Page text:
On Satin Island by Tom McCarthy

I read Satin Island long before it was added to this year’s Man Booker Prize longlist. It was the only longlisted book I’d previously read, and at the time I thought it was the best novel of the year. I still think so. I haven’t had a chance to really write about it—naturally, blogging about books this good is more difficult than complaining about Anne Enright—but I wanted to cover a passage that especially caught my attention when I was flipping through the book again a few days ago.

It’s from the first chapter, section 1.5. Satin Island has fairly traditional-seeming chapters, but it’s actually written in sections similar to a philosophical treatise—or perhaps an essay, report, confession, or manifesto? The narrator, U, is at an airport in Turin, and this section introduces one of the most important elements of the story, insofar as there is one.

Around me and my screen, more screens: of other laptops, mobiles, televisions. These last screens had tickers scrolling across them, text whose subjects included the air delay in which I was caught up. Behind the tickers, news footage was running. One screen showed highlights of a football game. Another showed the aftermath of a marketplace truck bombing somewhere in the Middle East, the type of scene you always see in this kind of report: hysterical, blood-spattered people running about screaming. One of these people, a man who looked straight at the camera as he ran towards it, wore a T-shirt that showed Snoopy lounging on his kennel’s roof, the word Perfection hovering in the air above him. Then the scene gave over to an oil spill that had happened somewhere in the world that morning, or the night before: aerial shots of a stricken offshore platform around which a large, dark waterflower was

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Arctic Summer by E.M. Forster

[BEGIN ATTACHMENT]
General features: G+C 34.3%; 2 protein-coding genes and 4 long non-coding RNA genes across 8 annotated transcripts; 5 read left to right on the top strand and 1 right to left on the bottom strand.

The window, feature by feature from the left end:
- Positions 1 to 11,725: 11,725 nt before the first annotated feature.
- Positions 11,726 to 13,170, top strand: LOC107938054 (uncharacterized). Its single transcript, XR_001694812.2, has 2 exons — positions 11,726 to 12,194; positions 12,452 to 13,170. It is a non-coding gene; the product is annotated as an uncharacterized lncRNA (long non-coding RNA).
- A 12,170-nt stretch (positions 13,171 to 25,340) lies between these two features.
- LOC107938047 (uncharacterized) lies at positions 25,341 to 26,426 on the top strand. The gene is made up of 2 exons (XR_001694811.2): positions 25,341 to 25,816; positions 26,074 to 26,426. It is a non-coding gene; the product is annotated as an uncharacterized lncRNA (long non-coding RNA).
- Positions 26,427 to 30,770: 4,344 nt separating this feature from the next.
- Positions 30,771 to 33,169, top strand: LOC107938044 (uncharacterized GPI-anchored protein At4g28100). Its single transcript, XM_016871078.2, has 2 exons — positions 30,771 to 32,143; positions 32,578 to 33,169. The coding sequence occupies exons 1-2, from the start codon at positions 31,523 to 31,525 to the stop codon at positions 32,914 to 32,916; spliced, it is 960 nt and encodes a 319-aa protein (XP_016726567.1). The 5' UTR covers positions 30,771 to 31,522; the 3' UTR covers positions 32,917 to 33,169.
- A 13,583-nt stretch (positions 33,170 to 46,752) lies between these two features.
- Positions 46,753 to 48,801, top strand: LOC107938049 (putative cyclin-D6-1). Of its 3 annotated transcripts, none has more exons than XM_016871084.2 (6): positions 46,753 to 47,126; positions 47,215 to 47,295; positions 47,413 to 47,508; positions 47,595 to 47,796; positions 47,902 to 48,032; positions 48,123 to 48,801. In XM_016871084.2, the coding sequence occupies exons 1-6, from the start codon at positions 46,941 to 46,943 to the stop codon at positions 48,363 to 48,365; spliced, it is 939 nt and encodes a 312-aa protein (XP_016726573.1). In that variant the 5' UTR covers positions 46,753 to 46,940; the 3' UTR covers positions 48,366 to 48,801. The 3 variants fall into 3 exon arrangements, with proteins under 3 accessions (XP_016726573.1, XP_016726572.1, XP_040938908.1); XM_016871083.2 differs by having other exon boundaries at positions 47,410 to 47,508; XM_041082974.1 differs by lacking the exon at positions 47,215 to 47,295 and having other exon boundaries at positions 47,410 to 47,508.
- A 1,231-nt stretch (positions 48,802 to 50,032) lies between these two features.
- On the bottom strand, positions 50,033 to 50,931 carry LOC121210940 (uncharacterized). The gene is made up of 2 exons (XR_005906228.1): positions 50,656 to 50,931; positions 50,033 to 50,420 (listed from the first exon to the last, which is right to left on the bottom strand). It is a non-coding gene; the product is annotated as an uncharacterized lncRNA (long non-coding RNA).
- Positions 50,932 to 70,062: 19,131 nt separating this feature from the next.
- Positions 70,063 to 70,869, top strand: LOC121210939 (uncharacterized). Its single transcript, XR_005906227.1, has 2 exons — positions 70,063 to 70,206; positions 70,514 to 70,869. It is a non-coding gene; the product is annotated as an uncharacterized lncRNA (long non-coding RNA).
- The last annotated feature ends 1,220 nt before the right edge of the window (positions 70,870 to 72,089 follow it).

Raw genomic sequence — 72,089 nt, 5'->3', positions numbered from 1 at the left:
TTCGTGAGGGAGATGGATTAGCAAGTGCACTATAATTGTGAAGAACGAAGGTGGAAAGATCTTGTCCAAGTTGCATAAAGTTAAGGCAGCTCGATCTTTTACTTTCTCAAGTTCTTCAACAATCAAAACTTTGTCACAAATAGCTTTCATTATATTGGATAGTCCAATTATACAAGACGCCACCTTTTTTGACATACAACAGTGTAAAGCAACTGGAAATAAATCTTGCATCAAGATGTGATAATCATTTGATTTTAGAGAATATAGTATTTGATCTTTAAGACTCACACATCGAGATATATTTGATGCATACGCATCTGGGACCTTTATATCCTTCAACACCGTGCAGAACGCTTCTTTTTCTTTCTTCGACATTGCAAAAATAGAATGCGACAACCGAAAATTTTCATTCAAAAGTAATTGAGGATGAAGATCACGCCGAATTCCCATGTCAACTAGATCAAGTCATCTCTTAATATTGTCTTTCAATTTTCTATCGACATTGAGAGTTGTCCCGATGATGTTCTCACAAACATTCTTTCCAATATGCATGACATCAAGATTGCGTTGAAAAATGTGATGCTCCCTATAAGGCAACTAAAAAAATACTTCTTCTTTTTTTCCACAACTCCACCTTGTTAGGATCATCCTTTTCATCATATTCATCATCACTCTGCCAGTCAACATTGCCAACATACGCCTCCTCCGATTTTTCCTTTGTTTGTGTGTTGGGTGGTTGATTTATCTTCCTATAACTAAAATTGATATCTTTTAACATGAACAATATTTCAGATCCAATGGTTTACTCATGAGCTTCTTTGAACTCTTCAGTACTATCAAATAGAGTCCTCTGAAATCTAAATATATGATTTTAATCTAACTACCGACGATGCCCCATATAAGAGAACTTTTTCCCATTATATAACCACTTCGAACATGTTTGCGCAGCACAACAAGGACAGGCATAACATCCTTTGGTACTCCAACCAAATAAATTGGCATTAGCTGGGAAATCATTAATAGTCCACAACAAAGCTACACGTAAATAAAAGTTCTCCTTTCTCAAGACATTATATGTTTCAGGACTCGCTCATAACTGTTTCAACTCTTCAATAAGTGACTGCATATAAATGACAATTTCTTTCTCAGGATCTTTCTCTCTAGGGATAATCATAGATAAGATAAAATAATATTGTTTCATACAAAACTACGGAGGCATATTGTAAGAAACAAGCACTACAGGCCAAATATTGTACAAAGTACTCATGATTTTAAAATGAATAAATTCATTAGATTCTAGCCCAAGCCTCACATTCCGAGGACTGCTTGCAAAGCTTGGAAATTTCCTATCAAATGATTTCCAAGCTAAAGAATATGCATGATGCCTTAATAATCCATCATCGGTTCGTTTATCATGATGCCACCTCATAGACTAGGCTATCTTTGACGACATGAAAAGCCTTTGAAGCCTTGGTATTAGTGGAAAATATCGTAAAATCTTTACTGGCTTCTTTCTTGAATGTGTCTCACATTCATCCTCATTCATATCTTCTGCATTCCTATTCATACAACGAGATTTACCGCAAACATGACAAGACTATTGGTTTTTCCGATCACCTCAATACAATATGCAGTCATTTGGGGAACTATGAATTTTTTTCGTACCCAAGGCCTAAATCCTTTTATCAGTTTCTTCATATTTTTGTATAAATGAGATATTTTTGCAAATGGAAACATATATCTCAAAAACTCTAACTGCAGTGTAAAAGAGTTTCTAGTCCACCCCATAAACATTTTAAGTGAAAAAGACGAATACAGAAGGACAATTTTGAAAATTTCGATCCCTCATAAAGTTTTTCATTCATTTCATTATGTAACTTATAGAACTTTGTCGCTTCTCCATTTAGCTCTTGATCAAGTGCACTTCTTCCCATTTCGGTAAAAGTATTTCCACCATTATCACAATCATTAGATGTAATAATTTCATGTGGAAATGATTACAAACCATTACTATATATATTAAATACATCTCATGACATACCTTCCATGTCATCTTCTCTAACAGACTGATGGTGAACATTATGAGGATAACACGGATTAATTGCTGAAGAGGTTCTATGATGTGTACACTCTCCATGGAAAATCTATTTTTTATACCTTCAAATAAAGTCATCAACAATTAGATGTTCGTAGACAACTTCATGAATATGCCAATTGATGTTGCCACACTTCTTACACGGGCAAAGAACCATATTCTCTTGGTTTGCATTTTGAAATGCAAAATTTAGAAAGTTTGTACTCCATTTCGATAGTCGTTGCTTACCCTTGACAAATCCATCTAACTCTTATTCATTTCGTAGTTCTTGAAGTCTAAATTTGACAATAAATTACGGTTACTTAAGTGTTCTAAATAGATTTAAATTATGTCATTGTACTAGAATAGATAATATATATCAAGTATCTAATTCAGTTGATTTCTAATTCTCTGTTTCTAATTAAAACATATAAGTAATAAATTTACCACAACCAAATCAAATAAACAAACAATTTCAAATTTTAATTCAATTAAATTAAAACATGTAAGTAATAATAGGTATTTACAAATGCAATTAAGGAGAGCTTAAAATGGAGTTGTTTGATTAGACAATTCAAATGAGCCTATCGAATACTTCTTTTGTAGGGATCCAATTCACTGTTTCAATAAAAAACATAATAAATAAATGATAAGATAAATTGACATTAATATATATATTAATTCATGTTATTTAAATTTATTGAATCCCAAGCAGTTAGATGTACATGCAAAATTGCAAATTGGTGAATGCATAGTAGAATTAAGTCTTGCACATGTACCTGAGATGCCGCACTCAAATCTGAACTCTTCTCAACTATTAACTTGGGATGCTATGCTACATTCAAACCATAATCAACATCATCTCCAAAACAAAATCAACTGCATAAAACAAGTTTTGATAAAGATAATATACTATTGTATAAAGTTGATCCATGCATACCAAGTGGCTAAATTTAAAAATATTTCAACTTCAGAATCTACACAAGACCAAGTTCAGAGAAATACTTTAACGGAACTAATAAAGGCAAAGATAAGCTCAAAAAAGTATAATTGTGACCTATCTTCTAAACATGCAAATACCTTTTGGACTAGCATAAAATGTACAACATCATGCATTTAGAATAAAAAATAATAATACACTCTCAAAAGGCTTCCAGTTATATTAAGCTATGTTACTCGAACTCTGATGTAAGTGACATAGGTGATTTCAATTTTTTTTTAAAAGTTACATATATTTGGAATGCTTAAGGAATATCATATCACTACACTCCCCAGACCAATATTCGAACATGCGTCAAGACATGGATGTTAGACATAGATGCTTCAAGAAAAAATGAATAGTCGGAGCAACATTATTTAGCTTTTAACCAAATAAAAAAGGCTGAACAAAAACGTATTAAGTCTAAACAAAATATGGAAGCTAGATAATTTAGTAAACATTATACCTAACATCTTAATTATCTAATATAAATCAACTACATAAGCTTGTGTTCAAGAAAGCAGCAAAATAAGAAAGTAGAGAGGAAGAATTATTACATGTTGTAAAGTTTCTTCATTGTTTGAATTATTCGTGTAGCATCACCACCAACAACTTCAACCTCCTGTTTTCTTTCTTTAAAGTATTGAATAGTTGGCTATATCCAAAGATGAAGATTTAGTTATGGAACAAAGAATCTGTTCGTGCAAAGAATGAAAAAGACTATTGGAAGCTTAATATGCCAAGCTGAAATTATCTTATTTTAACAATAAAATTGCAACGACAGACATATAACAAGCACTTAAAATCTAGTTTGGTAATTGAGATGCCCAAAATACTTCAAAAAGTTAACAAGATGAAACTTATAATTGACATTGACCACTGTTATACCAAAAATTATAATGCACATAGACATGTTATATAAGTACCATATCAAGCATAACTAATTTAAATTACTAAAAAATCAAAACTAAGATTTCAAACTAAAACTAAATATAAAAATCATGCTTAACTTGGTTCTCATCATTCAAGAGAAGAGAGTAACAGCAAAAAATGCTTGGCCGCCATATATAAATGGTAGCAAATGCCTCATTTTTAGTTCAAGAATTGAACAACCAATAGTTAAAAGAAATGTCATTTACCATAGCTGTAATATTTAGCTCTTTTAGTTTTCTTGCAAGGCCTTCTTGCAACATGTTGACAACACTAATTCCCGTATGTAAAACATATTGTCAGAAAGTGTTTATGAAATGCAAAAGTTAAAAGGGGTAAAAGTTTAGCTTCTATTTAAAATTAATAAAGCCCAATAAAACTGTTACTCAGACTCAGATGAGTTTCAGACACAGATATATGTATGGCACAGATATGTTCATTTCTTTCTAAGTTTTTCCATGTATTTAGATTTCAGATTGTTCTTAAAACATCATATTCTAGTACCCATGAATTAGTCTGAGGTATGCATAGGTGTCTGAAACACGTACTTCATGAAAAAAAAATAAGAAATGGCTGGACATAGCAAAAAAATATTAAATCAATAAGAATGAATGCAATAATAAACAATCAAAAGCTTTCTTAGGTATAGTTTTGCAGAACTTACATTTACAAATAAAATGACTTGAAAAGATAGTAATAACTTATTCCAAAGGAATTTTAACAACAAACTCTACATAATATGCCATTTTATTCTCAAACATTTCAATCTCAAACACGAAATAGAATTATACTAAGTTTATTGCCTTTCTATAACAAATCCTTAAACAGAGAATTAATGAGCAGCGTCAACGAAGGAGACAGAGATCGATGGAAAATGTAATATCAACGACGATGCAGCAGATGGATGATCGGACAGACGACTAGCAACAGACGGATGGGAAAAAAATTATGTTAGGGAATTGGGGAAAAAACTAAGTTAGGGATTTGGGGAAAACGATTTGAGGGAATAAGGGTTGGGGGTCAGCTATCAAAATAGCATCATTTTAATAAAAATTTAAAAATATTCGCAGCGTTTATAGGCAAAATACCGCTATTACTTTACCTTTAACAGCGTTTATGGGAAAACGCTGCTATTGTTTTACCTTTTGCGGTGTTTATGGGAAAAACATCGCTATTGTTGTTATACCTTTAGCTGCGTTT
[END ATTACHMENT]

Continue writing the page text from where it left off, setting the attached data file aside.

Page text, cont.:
The novella-length Arctic Summer by E.M. Forster is not in fact a novella but an unfinished novel. But its abrupt ending is one that fits naturally with the shorter form, and its easily tempting to treat it as a finished whole. At least I will do so, unprepared to do much else, especially with the extremely small knowledge of Forster that I have.

Martin Whitby, British Government bureaucrat, is changing trains on vacation with his wife and mother-in-law, on their way through Switzerland to Italy, when he trips and nearly falls onto the tracks. A fellow Englishman helps him up, and Whitby makes a point of tracking him down later on the train to thank him for, according to Whitby, saving his life. The young man, a certain cadet named March, thinks Whitby is making an awful lot of the thing, and proceeds on an uncomfortable conversation with Whitby about Milan and its surroundings.

Whitby is eager to please—eager to bring order wherever he possibly can, order being his life’s great work and that of his wife—and also eager to appear cultured and knowledgeable about Italy. But he’s unfamiliar with the frescoes March is seeking, ones which, as it turns out, were fashionable to go and see a generation earlier, when Whitby’s mother-in-law made her grand tour of Italy with her own husband. She is able to provide March with particulars, and once it becomes such a topic of conversation among the whole party, they basically invite themselves along on March’s pilgrimage to Tramonta, the medieval castle housing the frescoes.

March, at this point, definitely does not want to go anywhere with the Whitbys—at this point, he even believes Martin acted ungentlemanly by putting a woman in a position of disgrace—and ends up put entirely off his trip to

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Revisiting: “Look down, and swear by the slain of the War that you’ll never forget.”

On Fridays during my Great War project, at least until I run out of material, I intend to look back on what I can of various Great War–related reading I’ve done over the years. The original posts may have quite a different focus, but that should make things all the more interesting.